John Stott writes* “Christians are often criticized for harping on it too much. But it is only because Christians are realists that they do so…it is a fact of human experience” .
In my previous post, I got personal. I wrote about approaches to sin, approaches that I illustrated with people I have actually known, people who really did not deal with the reality of their sin: the “nice” person, the man with the “laundry list” of good deeds and Mr. “Goody Two-Shoes.”
Sometimes illustrations are effective because they make a point and they are easy to understand, but in this post I want to get into the specifics of why human beings sin, why it is a fact of human experience.
This may be one of the least popular posts I have written since I began this blog in December 2014.
“We don’t want to admit that we have a “sin nature.” This is an extremely harsh statement but it is true: sinning is “baked into” who we are as human beings. We are made to be rebellious against God; we have a natural inclination to sin. God has given us a choice in life: to do His will or to do our own. Naturally we choose to do our own” [from “Dirt in the Carpet…” St. John Studies, September 16, 2021].
To understand why we sin, we have to consider the first man. God created Adam without sin but it was not long until he fell into sinning. In Genesis it says “God created man in His own image, in the image of God He created him, male and female He created them” [1: 27]. However by Genesis 3, things had drastically changed. The first man and the first woman had disobeyed God, choosing to do what they wanted instead of doing God’s will. By their one action with the Tree of the Knowledge of Good and Evil, they introduced sin into the world. When God said “you must not eat from the tree of the knowledge of good and evil, for when you eat from it you will certainly die” [Genesis 2: 17], they chose to do the opposite. They ate of that tree.
Most of us know the story. Immediately they were stricken with a sense of shame and unfitness and they hid from God [as if anyone can “hide” from God]. God punished them for their sinning but he did not start over with another man and another woman. Adam and Eve were allowed to have children and their sinful nature was passed on from them. Adam’s “image and likeness” was passed on to his offspring and their first child Cain became the very first person to commit murder.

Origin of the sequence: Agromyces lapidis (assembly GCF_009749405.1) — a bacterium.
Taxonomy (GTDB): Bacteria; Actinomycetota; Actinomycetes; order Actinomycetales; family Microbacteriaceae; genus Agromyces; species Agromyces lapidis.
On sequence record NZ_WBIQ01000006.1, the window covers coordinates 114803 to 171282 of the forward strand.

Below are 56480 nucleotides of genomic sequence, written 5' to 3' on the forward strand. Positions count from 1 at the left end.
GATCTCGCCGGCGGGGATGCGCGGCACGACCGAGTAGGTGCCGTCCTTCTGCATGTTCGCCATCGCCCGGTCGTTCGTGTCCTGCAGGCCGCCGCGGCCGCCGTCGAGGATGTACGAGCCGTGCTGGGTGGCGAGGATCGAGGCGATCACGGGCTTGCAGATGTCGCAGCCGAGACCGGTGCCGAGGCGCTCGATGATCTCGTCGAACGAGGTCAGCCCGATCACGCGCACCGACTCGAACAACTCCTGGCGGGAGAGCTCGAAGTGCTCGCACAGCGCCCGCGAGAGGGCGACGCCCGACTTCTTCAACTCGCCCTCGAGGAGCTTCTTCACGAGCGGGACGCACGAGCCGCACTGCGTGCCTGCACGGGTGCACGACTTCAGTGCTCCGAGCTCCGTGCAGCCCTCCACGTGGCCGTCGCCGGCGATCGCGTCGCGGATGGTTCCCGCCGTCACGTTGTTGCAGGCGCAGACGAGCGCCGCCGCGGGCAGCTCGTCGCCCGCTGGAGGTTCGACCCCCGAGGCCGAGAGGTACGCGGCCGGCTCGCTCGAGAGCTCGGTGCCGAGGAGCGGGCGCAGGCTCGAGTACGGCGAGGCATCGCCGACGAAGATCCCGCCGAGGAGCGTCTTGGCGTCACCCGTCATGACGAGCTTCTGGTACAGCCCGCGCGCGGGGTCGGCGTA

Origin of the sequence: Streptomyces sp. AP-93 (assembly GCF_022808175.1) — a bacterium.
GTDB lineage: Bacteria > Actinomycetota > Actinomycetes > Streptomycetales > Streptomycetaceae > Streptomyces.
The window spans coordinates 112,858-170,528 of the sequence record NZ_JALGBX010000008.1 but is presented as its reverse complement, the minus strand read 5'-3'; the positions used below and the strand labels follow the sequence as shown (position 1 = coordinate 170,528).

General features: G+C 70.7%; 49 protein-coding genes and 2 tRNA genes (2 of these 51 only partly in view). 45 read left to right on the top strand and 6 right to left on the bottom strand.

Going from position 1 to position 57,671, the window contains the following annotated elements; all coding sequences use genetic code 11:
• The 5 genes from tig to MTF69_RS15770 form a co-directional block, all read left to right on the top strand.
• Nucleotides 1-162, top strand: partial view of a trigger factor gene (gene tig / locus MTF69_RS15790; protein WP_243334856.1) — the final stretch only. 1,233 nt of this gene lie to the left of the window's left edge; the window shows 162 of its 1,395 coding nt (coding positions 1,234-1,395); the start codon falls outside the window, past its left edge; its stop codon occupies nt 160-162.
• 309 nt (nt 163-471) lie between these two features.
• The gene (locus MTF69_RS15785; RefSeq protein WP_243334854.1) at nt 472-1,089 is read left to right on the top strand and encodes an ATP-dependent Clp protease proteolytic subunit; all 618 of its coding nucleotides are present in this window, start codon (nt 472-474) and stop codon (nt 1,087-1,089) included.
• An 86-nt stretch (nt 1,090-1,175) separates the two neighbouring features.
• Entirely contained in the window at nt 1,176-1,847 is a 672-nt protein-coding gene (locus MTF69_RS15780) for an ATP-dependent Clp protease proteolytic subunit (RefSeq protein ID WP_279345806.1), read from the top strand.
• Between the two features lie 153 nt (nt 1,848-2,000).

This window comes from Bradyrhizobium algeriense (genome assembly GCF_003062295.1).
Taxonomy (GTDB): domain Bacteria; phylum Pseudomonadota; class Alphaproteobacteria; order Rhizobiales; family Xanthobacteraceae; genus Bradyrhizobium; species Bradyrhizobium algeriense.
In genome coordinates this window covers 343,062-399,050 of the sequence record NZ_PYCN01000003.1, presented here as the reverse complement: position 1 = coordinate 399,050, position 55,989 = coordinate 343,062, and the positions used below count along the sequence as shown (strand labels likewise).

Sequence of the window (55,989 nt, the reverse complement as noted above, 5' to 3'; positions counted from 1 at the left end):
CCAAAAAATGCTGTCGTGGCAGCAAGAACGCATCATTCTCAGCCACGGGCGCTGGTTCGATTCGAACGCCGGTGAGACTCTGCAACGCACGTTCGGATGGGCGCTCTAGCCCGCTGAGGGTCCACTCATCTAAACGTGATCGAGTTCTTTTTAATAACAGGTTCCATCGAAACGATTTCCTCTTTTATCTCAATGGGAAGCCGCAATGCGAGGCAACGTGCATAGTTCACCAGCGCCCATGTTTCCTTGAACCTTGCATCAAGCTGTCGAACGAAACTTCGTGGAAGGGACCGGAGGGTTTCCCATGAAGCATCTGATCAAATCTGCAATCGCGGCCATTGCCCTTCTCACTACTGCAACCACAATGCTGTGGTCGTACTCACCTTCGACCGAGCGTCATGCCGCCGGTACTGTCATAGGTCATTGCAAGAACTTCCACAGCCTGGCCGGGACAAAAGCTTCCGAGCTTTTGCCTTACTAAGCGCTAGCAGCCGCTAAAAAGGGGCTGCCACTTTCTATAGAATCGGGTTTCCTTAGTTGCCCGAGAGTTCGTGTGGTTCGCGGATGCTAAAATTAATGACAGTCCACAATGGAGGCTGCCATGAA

Romans 5: 12 states “Therefore, just as sin entered the world through one man, and death through sin, and in this way death came to all people, because all sinned.”
That’s why I can write one of the most unpopular statements about Christians, a statement that many do not want to hear: we are all sinners.
Surely people argue that we not born bad. How could a little baby be a sinner? The Bible teaches that every one of is affected by Adam’s sin, even babies have a sin nature inherited from Adam. Proverbs 22:15 states that “Folly is bound up in the heart of a child.” As soon as a child is able to choose between obedience and disobedience, children exhibit selfish behavior and they will invariably choose disobedience. In Psalm 51: 5 David speaks of his own sinful nature in the words “I was guilty when I was born; I was sinful when my mother conceived me.”
There is nothing inherently good in any of us despite what we think. There is nothing we can do to earn our own salvation, being nice, accomplishing great acts of goodness or adopting a “good” façade will not do the trick. What do we deserve as human beings?
Here’s another unpopular statement: what we deserve is God’s wrath.